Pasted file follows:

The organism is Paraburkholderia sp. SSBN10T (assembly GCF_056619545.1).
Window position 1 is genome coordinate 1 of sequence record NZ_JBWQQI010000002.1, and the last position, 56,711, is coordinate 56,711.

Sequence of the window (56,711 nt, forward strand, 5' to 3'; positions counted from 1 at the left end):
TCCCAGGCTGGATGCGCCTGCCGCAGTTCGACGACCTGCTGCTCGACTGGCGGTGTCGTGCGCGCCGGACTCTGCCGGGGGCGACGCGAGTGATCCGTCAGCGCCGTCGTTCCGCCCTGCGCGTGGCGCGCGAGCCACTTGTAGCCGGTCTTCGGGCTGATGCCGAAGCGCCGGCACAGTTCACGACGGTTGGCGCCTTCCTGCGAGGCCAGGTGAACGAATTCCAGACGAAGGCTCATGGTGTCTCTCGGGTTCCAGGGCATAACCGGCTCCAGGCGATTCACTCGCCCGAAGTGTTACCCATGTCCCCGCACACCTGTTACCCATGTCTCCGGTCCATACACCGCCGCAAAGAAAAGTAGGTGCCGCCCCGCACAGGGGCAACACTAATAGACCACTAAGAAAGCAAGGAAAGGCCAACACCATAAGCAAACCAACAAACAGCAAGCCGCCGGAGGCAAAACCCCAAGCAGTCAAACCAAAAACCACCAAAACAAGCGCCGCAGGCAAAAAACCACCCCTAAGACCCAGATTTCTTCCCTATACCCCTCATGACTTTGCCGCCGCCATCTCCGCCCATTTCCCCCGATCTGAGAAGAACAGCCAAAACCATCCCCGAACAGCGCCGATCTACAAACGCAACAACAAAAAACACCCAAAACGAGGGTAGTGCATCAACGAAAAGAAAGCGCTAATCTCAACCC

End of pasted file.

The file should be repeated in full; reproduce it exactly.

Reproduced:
The organism is Paraburkholderia sp. SSBN10T (assembly GCF_056619545.1).
Window position 1 is genome coordinate 1 of sequence record NZ_JBWQQI010000002.1, and the last position, 56,711, is coordinate 56,711.

Sequence of the window (56,711 nt, forward strand, 5' to 3'; positions counted from 1 at the left end):
TCCCAGGCTGGATGCGCCTGCCGCAGTTCGACGACCTGCTGCTCGACTGGCGGTGTCGTGCGCGCCGGACTCTGCCGGGGGCGACGCGAGTGATCCGTCAGCGCCGTCGTTCCGCCCTGCGCGTGGCGCGCGAGCCACTTGTAGCCGGTCTTCGGGCTGATGCCGAAGCGCCGGCACAGTTCACGACGGTTGGCGCCTTCCTGCGAGGCCAGGTGAACGAATTCCAGACGAAGGCTCATGGTGTCTCTCGGGTTCCAGGGCATAACCGGCTCCAGGCGATTCACTCGCCCGAAGTGTTACCCATGTCCCCGCACACCTGTTACCCATGTCTCCGGTCCATACACCGCCGCAAAGAAAAGTAGGTGCCGCCCCGCACAGGGGCAACACTAATAGACCACTAAGAAAGCAAGGAAAGGCCAACACCATAAGCAAACCAACAAACAGCAAGCCGCCGGAGGCAAAACCCCAAGCAGTCAAACCAAAAACCACCAAAACAAGCGCCGCAGGCAAAAAACCACCCCTAAGACCCAGATTTCTTCCCTATACCCCTCATGACTTTGCCGCCGCCATCTCCGCCCATTTCCCCCGATCTGAGAAGAACAGCCAAAACCATCCCCGAACAGCGCCGATCTACAAACGCAACAACAAAAAACACCCAAAACGAGGGTAGTGCATCAACGAAAAGAAAGCGCTAATCTCAACCC